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HomeGeneralTrump-Era Official Peter Navarro Gets 4-Month Sentence for Refusing House January 6...

Trump-Era Official Peter Navarro Gets 4-Month Sentence for Refusing House January 6 Subpoena

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Trump's aide, Peter Navarro standing in front of a podium with hand on mouth
Source: The Wall Street Journal

Former Trump White House official Peter Navarro, a central figure in the aftermath of the January 6, 2021, attack on the U.S. Capitol, has been sentenced to four months behind bars for contempt of Congress.

Navarro, who served as a White House trade advisor under then-President Trump, refused to cooperate with a congressional investigation into the events surrounding the Capitol breach. This sentencing follows the conviction of another Trump aide, Stephen K. Bannon, on similar charges.

Navarro’s conviction comes up from his defiance of a subpoena handed out by the House Jan. 6 Committee, which was tasked with investigating the insurrection. The committee spent 18 months conducting an extensive inquiry, interviewing over 1,000 witnesses, holding ten hearings, and acquiring more than one million pages of documents.

In its final report, the panel asserted that Trump had engaged in a “multi-part conspiracy” to overturn the election results and failed to intervene to prevent his supporters from storming the Capitol.

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U.S. District Judge Amit Mehta, who presided over Navarro’s case, expressed his disbelief at Navarro’s claim of accepting responsibility while simultaneously suggesting that the prosecution was politically motivated.

The judge dismissed Navarro’s assertion that he couldn’t cooperate due to Trump invoking executive privilege, pointing out that Navarro had failed to demonstrate that, in this case, executive privilege had indeed been invoked.

Navarro’s attorneys have filed a notice indicating his intention to appeal the conviction and sentence. The judge is allowing the defense to submit a written brief on the question of whether Navarro should remain free pending appeal.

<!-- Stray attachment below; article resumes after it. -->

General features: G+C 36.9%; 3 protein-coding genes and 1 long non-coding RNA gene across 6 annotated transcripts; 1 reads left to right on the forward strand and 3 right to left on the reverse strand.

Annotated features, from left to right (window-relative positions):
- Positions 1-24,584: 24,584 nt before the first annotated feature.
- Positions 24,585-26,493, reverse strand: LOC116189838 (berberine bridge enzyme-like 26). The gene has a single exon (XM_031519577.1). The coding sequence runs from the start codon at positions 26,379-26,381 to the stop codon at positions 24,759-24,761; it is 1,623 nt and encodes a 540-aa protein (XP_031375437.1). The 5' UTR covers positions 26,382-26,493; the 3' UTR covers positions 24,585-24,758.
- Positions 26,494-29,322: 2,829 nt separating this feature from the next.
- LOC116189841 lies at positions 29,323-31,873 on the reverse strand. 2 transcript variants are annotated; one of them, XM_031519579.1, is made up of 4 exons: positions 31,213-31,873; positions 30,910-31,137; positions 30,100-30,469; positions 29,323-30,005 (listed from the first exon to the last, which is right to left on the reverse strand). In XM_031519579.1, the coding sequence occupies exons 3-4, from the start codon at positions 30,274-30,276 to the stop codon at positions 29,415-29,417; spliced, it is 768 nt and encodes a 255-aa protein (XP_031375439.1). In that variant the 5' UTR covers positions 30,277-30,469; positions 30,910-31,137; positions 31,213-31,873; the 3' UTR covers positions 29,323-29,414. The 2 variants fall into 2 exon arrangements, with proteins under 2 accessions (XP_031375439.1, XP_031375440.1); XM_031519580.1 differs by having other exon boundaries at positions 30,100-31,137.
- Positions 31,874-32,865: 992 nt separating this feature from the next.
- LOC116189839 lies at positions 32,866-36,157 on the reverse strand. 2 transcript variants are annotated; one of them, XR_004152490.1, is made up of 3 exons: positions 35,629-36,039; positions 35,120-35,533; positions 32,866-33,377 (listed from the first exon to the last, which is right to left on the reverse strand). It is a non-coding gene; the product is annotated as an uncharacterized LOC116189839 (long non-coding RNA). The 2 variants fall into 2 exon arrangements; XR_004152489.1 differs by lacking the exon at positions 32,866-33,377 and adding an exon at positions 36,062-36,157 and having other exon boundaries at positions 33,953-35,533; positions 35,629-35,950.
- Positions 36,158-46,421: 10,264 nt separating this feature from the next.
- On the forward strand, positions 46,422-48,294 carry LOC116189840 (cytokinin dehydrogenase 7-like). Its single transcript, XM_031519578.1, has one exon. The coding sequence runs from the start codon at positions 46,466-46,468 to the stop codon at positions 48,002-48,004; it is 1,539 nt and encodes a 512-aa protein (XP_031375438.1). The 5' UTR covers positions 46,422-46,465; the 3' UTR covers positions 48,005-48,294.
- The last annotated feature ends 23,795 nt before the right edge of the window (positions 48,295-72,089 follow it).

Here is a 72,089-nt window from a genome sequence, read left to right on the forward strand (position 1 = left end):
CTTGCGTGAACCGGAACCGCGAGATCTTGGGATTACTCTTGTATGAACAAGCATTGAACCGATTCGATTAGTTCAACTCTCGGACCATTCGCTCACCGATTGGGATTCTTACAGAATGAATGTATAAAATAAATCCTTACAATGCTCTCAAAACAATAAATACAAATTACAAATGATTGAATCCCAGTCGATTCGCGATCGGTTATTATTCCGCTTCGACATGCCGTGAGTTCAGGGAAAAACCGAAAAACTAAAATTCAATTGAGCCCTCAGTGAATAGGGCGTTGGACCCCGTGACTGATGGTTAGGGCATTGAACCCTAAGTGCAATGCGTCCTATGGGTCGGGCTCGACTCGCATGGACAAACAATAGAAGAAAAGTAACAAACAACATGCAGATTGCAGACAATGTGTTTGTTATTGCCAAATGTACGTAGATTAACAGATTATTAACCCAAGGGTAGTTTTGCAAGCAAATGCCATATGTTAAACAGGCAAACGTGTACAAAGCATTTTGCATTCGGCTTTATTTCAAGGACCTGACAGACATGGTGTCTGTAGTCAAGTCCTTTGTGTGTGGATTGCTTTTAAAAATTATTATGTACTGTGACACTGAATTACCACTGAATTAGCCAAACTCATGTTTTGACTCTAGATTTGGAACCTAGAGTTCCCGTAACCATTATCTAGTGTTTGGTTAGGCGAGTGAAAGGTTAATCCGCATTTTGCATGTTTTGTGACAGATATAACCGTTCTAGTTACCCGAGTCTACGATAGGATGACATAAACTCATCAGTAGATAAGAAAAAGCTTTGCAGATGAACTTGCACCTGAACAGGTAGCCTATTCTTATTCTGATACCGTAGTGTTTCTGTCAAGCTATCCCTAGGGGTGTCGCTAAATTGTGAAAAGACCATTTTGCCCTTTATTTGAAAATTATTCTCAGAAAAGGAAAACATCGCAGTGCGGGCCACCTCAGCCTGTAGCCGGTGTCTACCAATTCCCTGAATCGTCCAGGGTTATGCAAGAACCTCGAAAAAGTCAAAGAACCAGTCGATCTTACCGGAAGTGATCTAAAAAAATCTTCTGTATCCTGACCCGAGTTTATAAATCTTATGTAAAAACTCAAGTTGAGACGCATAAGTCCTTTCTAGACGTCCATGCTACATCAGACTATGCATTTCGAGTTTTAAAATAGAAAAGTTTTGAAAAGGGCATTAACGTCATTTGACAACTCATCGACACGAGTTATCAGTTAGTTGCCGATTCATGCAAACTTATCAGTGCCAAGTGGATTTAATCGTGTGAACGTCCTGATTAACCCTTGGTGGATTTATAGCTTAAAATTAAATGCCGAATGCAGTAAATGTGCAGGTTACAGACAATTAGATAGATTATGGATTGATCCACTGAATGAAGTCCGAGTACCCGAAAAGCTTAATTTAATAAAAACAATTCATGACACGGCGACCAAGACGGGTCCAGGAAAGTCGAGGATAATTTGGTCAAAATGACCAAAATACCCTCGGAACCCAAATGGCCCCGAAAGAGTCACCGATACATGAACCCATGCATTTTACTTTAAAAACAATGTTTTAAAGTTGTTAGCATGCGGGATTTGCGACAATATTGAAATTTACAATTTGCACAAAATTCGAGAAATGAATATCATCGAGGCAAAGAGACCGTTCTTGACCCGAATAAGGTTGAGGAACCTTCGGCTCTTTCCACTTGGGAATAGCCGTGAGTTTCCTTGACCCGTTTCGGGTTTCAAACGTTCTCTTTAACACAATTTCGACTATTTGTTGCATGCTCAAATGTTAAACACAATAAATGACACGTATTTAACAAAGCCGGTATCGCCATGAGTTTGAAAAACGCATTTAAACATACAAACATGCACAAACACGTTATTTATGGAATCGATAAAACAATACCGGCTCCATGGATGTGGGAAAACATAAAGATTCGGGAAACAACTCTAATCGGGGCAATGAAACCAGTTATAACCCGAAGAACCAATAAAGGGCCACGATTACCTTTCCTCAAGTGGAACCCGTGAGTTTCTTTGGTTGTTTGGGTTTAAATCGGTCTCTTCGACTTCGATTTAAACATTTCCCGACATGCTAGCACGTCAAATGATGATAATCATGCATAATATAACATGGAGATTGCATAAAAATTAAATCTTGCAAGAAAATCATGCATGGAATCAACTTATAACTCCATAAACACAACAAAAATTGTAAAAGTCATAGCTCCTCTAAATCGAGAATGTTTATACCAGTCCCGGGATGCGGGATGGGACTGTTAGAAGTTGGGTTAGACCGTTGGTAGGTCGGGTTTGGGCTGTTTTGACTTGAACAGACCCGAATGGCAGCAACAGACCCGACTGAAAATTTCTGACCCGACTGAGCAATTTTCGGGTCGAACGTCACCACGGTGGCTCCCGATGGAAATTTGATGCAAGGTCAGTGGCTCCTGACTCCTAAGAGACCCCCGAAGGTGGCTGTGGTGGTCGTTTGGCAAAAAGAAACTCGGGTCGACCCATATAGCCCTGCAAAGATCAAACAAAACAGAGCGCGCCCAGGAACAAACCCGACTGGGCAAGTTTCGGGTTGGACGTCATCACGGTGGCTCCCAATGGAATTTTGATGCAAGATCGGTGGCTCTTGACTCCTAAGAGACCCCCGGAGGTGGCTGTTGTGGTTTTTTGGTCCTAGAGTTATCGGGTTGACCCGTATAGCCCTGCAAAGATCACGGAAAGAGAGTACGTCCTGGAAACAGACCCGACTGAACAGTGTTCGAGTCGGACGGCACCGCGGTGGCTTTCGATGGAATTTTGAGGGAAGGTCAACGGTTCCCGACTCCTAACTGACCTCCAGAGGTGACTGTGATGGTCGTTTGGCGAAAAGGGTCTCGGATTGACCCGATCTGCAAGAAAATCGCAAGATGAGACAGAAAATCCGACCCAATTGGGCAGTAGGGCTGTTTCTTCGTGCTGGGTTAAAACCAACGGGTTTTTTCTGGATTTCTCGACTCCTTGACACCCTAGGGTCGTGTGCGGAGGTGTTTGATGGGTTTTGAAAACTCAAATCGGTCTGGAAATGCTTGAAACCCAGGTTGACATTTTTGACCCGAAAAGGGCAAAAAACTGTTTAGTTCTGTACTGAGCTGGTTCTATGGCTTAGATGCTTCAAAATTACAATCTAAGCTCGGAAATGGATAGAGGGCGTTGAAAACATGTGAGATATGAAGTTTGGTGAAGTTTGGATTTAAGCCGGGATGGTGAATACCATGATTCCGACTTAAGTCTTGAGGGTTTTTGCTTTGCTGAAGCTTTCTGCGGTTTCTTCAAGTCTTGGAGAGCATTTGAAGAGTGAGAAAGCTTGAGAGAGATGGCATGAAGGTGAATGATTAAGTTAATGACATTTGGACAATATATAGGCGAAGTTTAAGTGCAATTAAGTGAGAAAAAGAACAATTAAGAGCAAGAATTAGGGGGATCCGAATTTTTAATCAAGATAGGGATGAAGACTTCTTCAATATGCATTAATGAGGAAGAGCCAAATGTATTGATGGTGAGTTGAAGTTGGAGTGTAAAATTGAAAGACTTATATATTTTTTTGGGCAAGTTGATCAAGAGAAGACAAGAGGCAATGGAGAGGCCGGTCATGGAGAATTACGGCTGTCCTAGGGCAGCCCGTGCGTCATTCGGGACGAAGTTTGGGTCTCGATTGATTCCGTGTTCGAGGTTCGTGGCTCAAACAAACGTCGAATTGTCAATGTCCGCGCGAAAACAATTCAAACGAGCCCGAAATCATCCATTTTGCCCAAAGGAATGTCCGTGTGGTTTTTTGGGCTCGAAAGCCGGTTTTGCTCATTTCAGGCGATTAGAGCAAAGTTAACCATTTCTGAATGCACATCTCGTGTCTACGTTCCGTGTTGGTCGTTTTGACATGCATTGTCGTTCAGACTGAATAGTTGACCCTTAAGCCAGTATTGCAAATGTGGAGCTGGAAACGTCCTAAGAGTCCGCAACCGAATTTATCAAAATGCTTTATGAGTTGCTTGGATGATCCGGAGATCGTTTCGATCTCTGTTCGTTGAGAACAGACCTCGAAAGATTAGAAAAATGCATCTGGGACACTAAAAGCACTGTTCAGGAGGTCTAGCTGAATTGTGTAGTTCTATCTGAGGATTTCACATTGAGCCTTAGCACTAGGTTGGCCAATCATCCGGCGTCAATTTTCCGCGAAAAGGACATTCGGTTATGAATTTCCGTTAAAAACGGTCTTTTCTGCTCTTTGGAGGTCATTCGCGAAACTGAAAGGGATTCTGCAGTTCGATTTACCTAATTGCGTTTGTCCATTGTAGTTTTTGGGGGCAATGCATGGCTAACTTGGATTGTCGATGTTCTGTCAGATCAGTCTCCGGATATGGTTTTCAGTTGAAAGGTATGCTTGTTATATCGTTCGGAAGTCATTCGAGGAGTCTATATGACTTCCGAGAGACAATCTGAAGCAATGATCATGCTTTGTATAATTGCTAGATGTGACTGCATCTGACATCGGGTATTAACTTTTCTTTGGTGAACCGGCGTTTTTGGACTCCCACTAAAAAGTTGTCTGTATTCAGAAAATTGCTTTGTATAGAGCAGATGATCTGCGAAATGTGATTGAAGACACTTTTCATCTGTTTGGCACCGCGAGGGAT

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Throughout the proceedings, Navarro maintained that he believed he was “duty-bound” to assert executive privilege, aligning his defense with claims made by Trump. The former president has consistently denied any wrongdoing related to the Capitol attack, and Navarro’s sentencing adds another layer to the legal challenges faced by individuals connected to Trump’s administration.

The sentencing of Navarro comes after a judge rejected his bid for a new trial. Prosecutors had initially asked for six months behind bars and an imposition of a $200,000 fine. The judge ordered Navarro to pay a $9,500 fine. Woodward later told the judge that he needed to be punished to prove a point. Bannon, who also made executive privilege arguments, was convicted of two counts.

ALSO READ: Court Slams Trump With $83 Million Fine in E. Jean Carroll Defamation Suit

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Navarro’s defense had argued that jurors might have been influenced by political protesters outside the courthouse during an eight-minute break in deliberations. The judge ruled that Navarro failed to establish any impact on the verdict and dismissed claims of improper influence.

This development calls attention to the ongoing legal scrutiny surrounding the events of January 6 and the efforts to hold individuals accountable for their roles. As the second Trump aide to be convicted of contempt of Congress, Navarro’s case adds to the broader narrative of legal consequences faced by those connected to the Trump administration in the aftermath of a pivotal moment in U.S. history

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